agency is an obvious partner in any initiative. It brings access
to participants as well as knowledge of previous welfare to work
efforts. Take the time to learn about the internal structure of
this agency. For example, are welfare to work activities located
within a specific unit or are they integrated throughout the agency?
What services are contracted out to other providers?
Labor departments. In some states and counties,
the labor department is responsible for implementing welfare to
work programs or subcontracting with the welfare department to
place recipients in jobs. Labor departments also operate unemployment
insurance systems and may be experienced in analyzing labor market
trends and job matching.
Workforce Investment Boards. Local Workforce
Investment Boards, created under the Workforce Investment Act,
are responsible for developing the five-year local workforce investment
plan and conducting oversight of the Department of Labor's One-Stop
system, youth activities, and employment and training activities.
They are also responsible for coordinating workforce investment
activities with economic development strategies and developing
Education agencies. These agencies include departments
of education as well as individual schools, community colleges,
and vocational centers. School-to-work programs, in particular,
have developed and tested strategies that are relevant to welfare
to work efforts. These agencies also operate a variety of education
programs that are available to welfare recipients and other disadvantaged
job seekers and have access to funding streams that can support
education and training activities. Vocational schools often have
direct ties to local employers through training programs and curriculum
Rehabilitative services. These agencies typically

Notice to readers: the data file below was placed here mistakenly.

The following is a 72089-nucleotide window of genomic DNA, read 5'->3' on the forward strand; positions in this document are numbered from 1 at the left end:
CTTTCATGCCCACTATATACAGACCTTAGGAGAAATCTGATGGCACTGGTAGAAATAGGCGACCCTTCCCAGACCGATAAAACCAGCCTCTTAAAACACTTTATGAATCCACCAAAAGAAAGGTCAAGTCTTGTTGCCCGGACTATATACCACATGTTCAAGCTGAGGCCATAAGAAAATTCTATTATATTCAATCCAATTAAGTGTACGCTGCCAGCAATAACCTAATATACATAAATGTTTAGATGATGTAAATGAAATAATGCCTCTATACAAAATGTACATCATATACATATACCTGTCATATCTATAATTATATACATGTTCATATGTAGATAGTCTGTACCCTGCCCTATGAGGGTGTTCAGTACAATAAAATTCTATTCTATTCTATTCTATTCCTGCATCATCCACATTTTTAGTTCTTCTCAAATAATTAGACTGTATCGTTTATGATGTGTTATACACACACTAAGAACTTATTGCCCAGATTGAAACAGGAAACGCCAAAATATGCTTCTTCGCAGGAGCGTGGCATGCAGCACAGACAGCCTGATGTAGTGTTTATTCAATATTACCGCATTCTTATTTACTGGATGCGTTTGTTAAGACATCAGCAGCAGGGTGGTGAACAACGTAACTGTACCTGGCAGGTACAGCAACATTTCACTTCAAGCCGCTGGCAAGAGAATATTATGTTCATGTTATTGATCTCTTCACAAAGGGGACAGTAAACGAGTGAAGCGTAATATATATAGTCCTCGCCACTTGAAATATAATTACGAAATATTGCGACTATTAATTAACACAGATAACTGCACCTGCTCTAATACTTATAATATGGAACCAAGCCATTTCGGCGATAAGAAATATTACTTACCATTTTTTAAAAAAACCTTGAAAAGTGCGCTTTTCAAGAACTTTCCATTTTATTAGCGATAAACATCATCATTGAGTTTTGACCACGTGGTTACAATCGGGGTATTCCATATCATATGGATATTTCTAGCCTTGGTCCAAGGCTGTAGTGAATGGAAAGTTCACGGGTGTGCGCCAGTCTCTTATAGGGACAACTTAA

work with populations that resemble the hard-to-serve portion
of the welfare caseload, including individuals who are substance
abusers, victims of domestic violence, mentally ill, or learning
disabled. Many rehabilitative service agencies have employment
and training programs specially designed to meet the needs of
these individuals. They may include skills training, job placement,
and on-site job coaching.
Economic development agencies. Economic development
agencies often have strong ties to the business community and
can be a source of information about the local labor market. Because
of their broad approach, though, they may not necessarily focus
on the particular needs of people making the transition from welfare
to work or the issues faced by workers in the low-wage labor market.
Local governments. Local governments may also
be involved in welfare reform even if they are not directly responsible
for administering welfare programs.
For example, the City of Seattle does not oversee welfare in Washington's
state-administered system, but did take the lead in developing
the Seattle Jobs Initiative. This local partnership aims to promote
training and job placement for a broad population of low-income
Seattle residents, including those who do and do not receive welfare.
Service Providers, Intermediaries, and Other Partners
Organizations that provide services to welfare recipients
and other disadvantaged job seekers. The public agencies
listed above usually subcontract with other organizations for
some services, such as assessment, job-readiness, education, or
training. These subcontractors can contribute their own expertise
to the partnership and bring experience working with welfare recipients
abd other disadvantaged job seekers.
Other service providers. Other potential partners
include local providers of child care, mental health services,
clothing assistance, training programs, and mentoring programs.
Employment programs and staffing agencies. Local
employment programs, temporary agencies, and staffing services
can bring valuable experience to the partnership and can help
broker the gap between public agencies and private employers.
Umbrella organizations. Groups like the United
Way have large affiliate networks of service providers. These
networks can provide the partnership with access to community-based
organizations in a variety of areas. Umbrella groups can often
also provide a larger perspective on the issues than individual
Local foundations. Regional or local foundations
often have extensive knowledge on issues of poverty, local economic
conditions, and social services. Foundation partners can also
help with activities such as goal-setting and facilitating communication.
They may also be able to provide funding for partnership activities,
especially for administrative costs that may be difficult to fund.